Spatiotemporal structures of the intraseasonal oscillations of precipitation over northern Eurasia during summer

Authors

  • Yoshiki Fukutomi,

    Corresponding author
    1. Research Institute for Global Change, JAMSTEC, Yokohama, Japan
    • Research Institute for Global Change, Yokohama Institute for Earth Sciences, Japan Agency for Marine-Earth Science and Technology (JAMSTEC), 3173-25 Showamachi, Kanazawa-ku, Yokohama, Kanagawa 236-0001, Japan.
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  • Kooiti Masuda,

    1. Research Institute for Global Change, JAMSTEC, Yokohama, Japan
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  • Tetsuzo Yasunari

    1. Research Institute for Global Change, JAMSTEC, Yokohama, Japan
    2. Hydrospheric Atmsopheric Research Center, Nagoya University, Nagoya, Japan
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Abstract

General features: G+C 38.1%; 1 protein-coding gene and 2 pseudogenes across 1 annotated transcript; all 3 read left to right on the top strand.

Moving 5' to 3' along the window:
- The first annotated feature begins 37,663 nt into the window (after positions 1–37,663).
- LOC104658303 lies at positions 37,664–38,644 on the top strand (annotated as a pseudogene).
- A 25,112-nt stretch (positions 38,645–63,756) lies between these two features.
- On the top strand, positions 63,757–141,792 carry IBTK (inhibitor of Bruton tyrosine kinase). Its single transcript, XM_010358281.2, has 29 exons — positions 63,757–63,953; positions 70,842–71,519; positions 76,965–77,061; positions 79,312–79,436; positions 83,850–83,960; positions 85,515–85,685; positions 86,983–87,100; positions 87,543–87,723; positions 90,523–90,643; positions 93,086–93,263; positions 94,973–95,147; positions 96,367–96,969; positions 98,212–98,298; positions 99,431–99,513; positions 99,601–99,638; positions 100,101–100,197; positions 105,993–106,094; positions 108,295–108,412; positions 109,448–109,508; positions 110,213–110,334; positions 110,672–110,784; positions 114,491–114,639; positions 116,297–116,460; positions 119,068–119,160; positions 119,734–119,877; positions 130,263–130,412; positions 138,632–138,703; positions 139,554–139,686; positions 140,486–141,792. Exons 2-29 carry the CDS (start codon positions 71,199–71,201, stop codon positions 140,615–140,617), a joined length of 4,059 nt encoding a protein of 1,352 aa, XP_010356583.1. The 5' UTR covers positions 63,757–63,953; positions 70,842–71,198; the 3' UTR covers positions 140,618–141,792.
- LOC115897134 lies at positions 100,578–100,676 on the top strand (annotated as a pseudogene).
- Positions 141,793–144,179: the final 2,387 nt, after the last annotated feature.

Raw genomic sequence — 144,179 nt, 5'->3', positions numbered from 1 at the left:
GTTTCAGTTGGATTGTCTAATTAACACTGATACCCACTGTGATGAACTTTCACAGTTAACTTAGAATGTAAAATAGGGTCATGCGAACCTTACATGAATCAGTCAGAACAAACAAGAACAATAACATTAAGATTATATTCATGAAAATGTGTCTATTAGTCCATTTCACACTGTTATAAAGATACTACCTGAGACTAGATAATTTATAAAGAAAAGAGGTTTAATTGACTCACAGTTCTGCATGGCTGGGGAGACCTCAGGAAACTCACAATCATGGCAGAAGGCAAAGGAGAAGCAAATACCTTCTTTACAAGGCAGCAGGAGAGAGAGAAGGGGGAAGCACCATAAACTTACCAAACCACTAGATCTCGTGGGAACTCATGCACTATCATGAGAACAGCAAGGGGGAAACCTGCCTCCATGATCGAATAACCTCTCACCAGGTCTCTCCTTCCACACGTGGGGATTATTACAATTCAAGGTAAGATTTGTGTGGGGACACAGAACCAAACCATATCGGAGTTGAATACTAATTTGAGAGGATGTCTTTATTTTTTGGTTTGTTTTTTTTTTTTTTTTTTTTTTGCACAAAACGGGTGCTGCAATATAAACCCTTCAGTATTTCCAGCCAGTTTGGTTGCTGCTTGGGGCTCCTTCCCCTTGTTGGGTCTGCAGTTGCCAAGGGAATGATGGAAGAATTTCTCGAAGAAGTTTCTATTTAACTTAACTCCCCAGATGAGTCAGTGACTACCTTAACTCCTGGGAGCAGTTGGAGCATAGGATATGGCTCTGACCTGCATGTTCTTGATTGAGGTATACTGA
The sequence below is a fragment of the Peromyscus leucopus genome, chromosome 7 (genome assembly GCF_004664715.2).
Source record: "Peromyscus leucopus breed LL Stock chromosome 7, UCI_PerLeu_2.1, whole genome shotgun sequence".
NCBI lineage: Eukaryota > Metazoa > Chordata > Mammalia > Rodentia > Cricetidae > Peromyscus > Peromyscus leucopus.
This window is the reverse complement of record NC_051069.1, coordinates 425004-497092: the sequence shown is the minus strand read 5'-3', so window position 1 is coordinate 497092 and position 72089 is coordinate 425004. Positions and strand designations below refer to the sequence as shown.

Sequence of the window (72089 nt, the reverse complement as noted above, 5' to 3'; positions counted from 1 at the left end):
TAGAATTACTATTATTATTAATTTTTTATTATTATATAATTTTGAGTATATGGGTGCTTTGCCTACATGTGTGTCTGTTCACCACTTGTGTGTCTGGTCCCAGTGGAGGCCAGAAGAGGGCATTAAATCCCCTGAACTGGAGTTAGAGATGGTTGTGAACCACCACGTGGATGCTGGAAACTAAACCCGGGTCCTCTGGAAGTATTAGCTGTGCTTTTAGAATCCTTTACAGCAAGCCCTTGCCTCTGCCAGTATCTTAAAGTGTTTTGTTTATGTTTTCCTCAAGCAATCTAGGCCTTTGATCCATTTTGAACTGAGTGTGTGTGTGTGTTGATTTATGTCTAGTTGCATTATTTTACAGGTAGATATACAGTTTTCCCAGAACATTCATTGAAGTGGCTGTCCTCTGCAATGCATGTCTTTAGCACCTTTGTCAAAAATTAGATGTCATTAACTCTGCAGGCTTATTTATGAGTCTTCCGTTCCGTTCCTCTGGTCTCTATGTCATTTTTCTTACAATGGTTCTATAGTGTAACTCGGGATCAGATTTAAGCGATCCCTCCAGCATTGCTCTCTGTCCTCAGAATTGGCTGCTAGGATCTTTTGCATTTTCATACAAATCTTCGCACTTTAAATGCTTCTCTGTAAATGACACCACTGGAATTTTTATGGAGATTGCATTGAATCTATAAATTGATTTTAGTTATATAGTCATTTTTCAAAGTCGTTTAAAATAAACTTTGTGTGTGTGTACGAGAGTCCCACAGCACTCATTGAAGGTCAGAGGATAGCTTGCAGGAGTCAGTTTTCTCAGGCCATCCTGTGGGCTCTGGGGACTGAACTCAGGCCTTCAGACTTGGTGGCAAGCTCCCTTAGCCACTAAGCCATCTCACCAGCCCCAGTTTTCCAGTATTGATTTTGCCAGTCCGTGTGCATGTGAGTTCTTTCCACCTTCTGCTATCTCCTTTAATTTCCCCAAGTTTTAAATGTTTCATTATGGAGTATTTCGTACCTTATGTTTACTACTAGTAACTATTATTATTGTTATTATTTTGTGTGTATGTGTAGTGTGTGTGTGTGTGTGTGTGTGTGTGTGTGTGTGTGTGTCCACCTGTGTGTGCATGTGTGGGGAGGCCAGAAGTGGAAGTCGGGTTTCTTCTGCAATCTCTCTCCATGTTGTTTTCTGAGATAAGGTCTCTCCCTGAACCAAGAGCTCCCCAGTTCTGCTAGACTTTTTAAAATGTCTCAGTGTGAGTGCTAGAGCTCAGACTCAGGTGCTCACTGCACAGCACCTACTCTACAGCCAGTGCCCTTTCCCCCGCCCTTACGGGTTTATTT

This study identifies intraseasonal oscillations in summer precipitation over northern Eurasia using multi-channel singular spectrum analysis (MSSA) and a gridded daily precipitation data set for northern Eurasia. The analysis period is June–August of 1979–2002. Empirical orthogonal function analysis was first performed on 8-day low-pass-filtered precipitation anomalies at 2.5° grid resolution for northern Eurasia; MSSA was then carried out on the ten leading principal components (PCs). Three quasi-periodic oscillations with timescales of 45, 15, and 9 days were identified. The spatiotemporal structures of precipitation oscillations were defined by composite analysis based on the reconstructed time series of the spatiotemporal PCs obtained from the MSSA. The composite life cycle of each mode was classified into eight phase categories. The 45-day oscillation is characterised by a slow eastward progression of a broad east/west contrastive pattern which is associated with a replacement of elongated dry and wet zones across northern Eurasia. The 15-day oscillation shows a regular eastward phase propagation of precipitation anomalies with a tripole structure across the domain. The eastward displacement of dry and wet zones occurs in association with this oscillation. Spatiotemporal behaviours of the precipitation anomalies associated with the 9-day oscillation are similar to those of the 15-day oscillation, but the spatial scale of this oscillation is somewhat smaller. To explore the connections between the oscillations of precipitation and large-scale atmospheric circulation patterns, a similar composite method was applied to 300-hPa geopotential height anomalies over the Northern Hemisphere. The circulation patterns responsible for the 45-day oscillation are characterised by a wave train extending across the northeastern Atlantic/northern Eurasian sector. The wave train, with zonal wavenumbers of 3–4, indicates slow eastward moving and quasi-stationary features. The circulation patterns linked to the 15-day oscillation exhibit an eastward propagating wave train extending from northeastern Europe into the North Pacific/North American sector. In spatial scale, this wave train has zonal wavenumbers of 5–6. The wave trains associated with the 9- and 15-day oscillations have similar behaviour patterns over northern Eurasian. However, the 9-day wave train has a comparatively smaller spatial scale with zonal wavenumbers of 6–7. Therefore, the intraseasonal oscillations of precipitation are connected to the well-organised wave trains that extend from the Euro-Atlantic region to northern Eurasia, suggesting that the oscillation on each intraseasonal time scale must be produced by propagation of the corresponding wave train. Copyright © 2011 Royal Meteorological Society

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